July 12, 2018
Economic Pragmatism and Regional Economic Integration: The Case of Cambodia
by Chheang Vannarith
Chheang Vannarith, Visiting Fellow, ISEAS-Yusof Ishak Institute, explains that “International economic cooperation and regional integration are key principles of Cambodia’s foreign policy.”
Asia Pacific Bulletin, No. 429
Cambodia’s foreign policy strategy has been chiefly shaped and driven by “economic pragmatism,” meaning the alignment of foreign policy with economic development interests. The Cambodian government’s two main approaches to regional economic integration are (1) transforming the international environment into a source of national development and (2) diversifying strategic partnerships based on the calculation of economic interests. International economic cooperation and regional integration are key principles of Cambodia’s foreign policy, which emphasizes shared development and win-win cooperation.
As a less developed country in the region, Cambodia has a strong interest in promoting and realizing a more inclusive, fair, and just process of regional community-building that narrows the development gap and implements people-centered regional cooperation. Linking regional integration with national economic policies is critical to sustaining dynamic economic development. Key tasks include improving regulatory harmonization and harnessing and synergizing various regional integration initiatives. It is particularly important to link ASEAN community blueprints with sub-regional cooperation mechanisms such as the Greater Mekong Subregion (GMS) program and Mekong-Lancang Mekong Cooperation (MLC).
Samdech Prime Minister Hun Sen–Father of Cambodia’s Socio-Economic Development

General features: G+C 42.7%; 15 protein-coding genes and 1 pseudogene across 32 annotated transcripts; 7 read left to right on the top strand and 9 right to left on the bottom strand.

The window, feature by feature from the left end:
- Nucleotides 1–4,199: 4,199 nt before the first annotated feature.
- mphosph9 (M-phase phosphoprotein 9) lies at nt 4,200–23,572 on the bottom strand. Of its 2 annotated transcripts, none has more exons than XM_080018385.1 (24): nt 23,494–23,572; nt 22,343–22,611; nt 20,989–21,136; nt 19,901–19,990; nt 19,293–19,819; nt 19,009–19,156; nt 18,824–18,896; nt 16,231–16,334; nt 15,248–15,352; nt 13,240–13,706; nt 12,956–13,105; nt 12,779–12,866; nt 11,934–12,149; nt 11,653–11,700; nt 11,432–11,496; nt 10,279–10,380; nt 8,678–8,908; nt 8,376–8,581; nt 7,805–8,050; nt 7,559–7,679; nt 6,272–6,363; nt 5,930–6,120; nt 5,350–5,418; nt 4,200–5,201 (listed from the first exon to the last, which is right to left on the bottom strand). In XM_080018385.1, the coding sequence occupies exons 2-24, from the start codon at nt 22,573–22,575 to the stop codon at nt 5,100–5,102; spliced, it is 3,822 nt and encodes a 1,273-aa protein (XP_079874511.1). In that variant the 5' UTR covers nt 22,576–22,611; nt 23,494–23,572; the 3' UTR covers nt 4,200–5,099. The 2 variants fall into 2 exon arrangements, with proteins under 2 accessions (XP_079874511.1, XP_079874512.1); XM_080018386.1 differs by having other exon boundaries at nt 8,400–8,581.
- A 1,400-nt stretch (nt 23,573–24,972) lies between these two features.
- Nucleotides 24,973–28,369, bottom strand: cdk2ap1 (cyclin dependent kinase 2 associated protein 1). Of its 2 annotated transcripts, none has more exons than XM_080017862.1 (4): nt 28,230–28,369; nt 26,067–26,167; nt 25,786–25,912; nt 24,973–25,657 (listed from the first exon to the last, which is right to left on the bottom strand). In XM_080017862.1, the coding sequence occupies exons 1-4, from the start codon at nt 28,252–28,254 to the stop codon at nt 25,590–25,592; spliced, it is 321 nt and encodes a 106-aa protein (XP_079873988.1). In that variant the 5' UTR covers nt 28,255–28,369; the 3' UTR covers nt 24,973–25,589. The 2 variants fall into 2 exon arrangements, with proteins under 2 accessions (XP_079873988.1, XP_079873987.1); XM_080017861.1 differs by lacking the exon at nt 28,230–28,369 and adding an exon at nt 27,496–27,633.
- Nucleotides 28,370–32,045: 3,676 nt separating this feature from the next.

The Cambodian government perceives regional integration as a means to further advance its national development interests. ASEAN, GMS and MLC are the main gateways for Cambodia to reach out to the region and beyond. The ASEAN Economic Community Blueprint 2025 aims to achieve five goals: (1) an integrated and cohesive economy; (2) a competitive, innovative and dynamic ASEAN; (3) enhanced connectivity and sectoral cooperation; (4) a resilient, people-oriented, and people-centered ASEAN; and (5) a global ASEAN. GMS operates under the principles of non-interference, consultation and consensus, mutual interest and equality, win-win cooperation, shared development, and common destiny. GMS gives emphasis to practical or functional cooperation, aiming at achieving concrete results in poverty reduction. MLC promotes regional connectivity, production capacity, cross-border economic cooperation, trade and investment facilitation, customs and quality inspection, financial cooperation, water resource management, agriculture, forestry, environmental protection, and poverty reduction.
In the Rectangular Strategy Phase III, issued in 2013, a five-year strategic development plan, the Cambodian government set out a vision that states, “by the end of the first half of the 21st century, Cambodia is to reclaim full ownership of its own destiny, while becoming a real partner in regional and global affairs.” It further states that Cambodia is now “actively integrating itself into the regional and global architecture, and playing a dynamic role in all regional and global affairs on equal footing and with equal rights as other nations.”
The Cambodian government stresses several key benefits of regional integration, including regional peace and stability, the development of both hard and soft infrastructure, energy and digital connectivity, free and effective movement of trade and investment, human capital development, the expansion of regional production bases and networks, and stronger regional cooperation and coordination in agricultural development. Strengthening regional cooperation — especially in the Mekong region in rice production and trade facilitation — would contribute to improving farmers’ standard of living. Creating an association of rice-exporting countries will strengthen the global position of the Mekong countries.
Although there have been remarkable achievements over the last two decades in forging regional cooperation, integration, and connectivity, there are several challenges that Cambodia needs to overcome. Those challenges include socio-economic inequality within the country and the region, weak institutions and governance, and the lack of national capacity in implementing regional projects. Income disparity within the regions and localities contributes to political instability, trans-boundary crimes, illegal labor migration, and human trafficking.